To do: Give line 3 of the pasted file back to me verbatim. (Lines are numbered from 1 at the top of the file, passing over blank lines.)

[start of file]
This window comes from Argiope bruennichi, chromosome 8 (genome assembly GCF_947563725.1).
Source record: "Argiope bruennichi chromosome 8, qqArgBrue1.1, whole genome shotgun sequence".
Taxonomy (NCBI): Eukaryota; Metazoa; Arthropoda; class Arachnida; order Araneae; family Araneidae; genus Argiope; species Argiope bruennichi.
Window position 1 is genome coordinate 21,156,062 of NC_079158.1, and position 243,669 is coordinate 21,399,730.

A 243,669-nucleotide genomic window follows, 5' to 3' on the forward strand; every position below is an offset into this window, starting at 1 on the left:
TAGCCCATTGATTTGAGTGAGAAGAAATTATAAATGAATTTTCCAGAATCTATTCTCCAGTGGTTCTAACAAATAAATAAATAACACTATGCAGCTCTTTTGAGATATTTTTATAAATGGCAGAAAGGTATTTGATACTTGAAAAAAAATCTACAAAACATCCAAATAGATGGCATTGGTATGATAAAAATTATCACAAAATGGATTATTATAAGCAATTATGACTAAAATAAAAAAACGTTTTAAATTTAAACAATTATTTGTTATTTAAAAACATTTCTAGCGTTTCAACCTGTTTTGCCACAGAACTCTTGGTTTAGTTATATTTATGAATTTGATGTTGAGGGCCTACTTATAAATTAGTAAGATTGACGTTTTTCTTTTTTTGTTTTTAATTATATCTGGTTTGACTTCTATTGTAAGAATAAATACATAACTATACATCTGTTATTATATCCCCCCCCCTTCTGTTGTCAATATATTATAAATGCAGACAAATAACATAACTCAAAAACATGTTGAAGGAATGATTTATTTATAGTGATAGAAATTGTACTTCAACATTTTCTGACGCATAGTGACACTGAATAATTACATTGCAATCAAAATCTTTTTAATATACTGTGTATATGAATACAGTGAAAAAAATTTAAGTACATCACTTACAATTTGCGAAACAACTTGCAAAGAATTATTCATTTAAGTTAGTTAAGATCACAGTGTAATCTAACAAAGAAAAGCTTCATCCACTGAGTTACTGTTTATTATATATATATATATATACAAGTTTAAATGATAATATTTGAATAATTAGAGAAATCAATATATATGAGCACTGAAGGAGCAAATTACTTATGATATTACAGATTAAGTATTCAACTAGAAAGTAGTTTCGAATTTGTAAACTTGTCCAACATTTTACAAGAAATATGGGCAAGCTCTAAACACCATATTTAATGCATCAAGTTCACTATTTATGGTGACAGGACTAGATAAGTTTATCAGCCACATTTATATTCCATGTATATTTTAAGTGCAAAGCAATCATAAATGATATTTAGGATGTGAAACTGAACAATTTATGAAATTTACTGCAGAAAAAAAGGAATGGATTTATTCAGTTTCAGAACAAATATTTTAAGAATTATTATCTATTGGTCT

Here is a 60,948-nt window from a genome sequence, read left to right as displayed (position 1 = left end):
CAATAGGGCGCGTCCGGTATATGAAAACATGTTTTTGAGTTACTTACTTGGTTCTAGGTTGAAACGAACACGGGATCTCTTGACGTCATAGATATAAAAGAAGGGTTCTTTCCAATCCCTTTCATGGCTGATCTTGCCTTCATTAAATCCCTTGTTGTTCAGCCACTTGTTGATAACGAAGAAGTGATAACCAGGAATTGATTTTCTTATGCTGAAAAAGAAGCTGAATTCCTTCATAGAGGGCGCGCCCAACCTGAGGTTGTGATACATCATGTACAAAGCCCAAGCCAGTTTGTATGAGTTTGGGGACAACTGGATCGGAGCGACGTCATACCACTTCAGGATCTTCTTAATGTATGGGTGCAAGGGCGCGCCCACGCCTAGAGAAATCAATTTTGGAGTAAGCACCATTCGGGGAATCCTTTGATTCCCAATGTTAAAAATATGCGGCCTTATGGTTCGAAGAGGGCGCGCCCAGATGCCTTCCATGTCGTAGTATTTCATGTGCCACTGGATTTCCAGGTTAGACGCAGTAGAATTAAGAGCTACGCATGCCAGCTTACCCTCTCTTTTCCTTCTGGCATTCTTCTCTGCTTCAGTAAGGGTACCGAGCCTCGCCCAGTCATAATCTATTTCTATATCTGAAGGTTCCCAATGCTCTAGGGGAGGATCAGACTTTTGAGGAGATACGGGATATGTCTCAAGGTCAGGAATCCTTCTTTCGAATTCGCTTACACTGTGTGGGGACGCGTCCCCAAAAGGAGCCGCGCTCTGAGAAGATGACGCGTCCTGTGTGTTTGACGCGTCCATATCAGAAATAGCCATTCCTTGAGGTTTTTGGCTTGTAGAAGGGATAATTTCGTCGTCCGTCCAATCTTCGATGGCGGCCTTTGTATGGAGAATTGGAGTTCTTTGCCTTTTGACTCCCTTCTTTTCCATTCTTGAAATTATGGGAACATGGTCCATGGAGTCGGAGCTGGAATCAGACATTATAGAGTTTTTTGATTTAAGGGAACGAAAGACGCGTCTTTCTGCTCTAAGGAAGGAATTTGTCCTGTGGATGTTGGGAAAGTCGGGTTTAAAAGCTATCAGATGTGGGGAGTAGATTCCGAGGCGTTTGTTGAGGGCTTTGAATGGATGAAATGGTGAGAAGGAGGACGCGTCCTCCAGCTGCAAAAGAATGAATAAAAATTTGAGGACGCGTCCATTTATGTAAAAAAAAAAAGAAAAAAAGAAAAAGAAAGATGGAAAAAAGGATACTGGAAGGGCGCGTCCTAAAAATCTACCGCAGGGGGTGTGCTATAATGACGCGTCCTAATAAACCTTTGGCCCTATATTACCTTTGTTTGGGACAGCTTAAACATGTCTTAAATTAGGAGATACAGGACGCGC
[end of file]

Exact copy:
Taxonomy (NCBI): Eukaryota; Metazoa; Arthropoda; class Arachnida; order Araneae; family Araneidae; genus Argiope; species Argiope bruennichi.